As an employer, you are responsible for sending W-2 tax statements to each employee by Jan. 31. Keeping your W-2 copies on file for several years protects against claims that you failed to send them on time and serves as a defense at an audit.

Record-keeping Requirements

The Internal Revenue Service can audit the tax return of a small business for up to three years after filing, according to legal website Nolo. The IRS encourages business owners to retain all tax documents, including W-2s, for at least four years after filing. Nolo offers an even more conservative suggestion of holding records for at least six years after filing.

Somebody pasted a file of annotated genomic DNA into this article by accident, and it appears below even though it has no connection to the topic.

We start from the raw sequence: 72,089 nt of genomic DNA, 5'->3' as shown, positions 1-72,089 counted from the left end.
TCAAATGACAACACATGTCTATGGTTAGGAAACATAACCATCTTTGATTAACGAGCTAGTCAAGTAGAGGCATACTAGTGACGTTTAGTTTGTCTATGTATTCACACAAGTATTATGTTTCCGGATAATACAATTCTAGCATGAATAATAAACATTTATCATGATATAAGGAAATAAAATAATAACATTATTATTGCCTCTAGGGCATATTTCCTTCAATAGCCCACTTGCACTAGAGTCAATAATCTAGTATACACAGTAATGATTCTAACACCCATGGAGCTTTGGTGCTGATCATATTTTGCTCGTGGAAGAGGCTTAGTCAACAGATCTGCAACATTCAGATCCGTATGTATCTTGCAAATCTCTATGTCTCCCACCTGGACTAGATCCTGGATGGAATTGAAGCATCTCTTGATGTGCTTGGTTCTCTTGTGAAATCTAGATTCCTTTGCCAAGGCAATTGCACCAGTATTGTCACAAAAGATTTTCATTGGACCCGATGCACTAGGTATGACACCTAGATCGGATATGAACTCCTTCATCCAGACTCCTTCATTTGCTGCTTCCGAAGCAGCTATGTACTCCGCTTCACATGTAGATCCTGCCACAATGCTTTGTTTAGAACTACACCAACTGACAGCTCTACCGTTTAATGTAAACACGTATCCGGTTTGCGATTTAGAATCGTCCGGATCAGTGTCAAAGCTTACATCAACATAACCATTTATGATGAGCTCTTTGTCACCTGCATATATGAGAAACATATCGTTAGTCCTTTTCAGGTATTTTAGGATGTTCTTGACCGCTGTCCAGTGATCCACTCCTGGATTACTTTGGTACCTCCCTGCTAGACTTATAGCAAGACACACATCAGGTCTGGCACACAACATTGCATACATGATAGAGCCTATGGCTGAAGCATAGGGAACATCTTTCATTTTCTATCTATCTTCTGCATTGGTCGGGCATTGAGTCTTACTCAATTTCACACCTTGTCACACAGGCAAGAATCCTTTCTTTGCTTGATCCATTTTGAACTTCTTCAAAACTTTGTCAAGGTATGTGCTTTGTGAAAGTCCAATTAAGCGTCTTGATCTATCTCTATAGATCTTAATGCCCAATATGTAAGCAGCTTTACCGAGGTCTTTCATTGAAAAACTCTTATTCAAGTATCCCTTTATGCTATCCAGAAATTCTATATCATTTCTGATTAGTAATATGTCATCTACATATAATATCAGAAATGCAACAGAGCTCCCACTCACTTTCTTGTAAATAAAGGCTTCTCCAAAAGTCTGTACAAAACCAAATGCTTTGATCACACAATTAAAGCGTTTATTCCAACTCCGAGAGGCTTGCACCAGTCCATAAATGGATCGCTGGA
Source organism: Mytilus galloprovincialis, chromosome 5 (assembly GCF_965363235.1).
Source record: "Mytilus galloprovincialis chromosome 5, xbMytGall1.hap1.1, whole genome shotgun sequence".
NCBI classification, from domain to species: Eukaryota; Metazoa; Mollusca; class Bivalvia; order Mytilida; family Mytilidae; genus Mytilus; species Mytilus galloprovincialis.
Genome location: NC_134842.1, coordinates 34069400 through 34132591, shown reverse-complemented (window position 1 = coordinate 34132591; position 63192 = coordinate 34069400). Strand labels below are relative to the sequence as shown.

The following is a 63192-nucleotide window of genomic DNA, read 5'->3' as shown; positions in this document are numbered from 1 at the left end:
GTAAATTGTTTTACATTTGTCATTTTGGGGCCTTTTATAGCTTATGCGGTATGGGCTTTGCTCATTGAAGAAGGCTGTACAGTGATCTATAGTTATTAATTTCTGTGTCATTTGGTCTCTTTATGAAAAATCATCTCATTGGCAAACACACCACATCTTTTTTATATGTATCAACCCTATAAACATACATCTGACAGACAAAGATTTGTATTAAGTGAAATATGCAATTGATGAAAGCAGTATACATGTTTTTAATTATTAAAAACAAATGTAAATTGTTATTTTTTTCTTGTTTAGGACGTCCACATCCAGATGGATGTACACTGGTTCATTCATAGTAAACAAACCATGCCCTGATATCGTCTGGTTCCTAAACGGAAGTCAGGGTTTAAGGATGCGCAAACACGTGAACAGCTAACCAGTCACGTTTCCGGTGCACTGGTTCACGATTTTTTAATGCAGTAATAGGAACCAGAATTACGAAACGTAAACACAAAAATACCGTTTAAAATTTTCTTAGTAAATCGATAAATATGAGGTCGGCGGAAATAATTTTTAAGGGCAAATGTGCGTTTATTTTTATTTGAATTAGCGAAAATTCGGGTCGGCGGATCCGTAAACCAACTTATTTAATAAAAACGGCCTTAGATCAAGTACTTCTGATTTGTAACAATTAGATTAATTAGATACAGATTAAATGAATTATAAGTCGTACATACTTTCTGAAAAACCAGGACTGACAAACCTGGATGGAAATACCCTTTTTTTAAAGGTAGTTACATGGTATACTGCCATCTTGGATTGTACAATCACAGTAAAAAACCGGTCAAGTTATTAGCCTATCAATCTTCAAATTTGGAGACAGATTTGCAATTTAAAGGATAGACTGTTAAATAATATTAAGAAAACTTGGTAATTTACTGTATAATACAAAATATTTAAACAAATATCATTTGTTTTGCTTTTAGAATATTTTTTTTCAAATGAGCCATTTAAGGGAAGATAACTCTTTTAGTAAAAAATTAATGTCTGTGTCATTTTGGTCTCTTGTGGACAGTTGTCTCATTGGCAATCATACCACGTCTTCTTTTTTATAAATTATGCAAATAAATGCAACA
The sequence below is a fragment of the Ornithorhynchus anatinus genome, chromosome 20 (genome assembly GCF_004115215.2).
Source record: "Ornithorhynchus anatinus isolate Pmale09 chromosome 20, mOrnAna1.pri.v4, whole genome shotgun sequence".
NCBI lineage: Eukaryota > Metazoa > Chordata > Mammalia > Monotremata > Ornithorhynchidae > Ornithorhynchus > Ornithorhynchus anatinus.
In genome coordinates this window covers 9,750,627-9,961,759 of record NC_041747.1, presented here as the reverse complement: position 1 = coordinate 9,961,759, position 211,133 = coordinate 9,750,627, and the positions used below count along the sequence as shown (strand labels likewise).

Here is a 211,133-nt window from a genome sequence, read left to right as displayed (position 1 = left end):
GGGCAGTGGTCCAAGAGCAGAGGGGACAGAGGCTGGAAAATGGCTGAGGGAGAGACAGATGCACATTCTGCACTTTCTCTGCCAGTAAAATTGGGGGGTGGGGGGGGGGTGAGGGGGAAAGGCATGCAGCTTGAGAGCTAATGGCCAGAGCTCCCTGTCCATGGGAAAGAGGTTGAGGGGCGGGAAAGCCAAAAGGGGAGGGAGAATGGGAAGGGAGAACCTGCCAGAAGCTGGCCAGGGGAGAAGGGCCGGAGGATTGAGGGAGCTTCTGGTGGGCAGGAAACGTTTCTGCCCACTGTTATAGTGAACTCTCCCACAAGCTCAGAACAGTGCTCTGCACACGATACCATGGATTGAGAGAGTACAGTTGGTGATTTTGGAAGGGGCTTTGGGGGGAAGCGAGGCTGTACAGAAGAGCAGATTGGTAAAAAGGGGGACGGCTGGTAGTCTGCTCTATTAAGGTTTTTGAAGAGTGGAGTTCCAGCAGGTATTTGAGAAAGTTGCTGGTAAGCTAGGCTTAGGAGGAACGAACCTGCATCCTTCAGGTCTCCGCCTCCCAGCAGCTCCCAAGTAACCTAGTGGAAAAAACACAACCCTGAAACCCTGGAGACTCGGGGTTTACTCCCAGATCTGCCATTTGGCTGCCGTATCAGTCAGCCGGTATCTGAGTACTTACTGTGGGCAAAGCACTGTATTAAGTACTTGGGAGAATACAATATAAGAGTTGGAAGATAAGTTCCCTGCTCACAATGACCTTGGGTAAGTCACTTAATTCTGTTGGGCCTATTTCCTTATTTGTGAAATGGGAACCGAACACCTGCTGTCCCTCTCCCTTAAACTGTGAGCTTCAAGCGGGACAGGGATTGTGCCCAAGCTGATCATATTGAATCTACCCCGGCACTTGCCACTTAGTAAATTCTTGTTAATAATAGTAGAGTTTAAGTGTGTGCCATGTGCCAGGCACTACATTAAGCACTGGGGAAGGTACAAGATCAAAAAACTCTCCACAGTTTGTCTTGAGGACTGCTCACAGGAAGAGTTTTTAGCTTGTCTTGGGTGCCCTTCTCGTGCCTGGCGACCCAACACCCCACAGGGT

Reasons to Hold

In addition to using W-2 statements as documentation in an audit, you want to hold them in case employees claim they didn't receive a copy. Employees are directed to contact you if they don't receive a W-2 within two weeks of the Jan. 31 deadline. At that point, you may need to send another copy. You also need to keep copies of your business tax filings, including returns for which you reported employee income, for at least six years.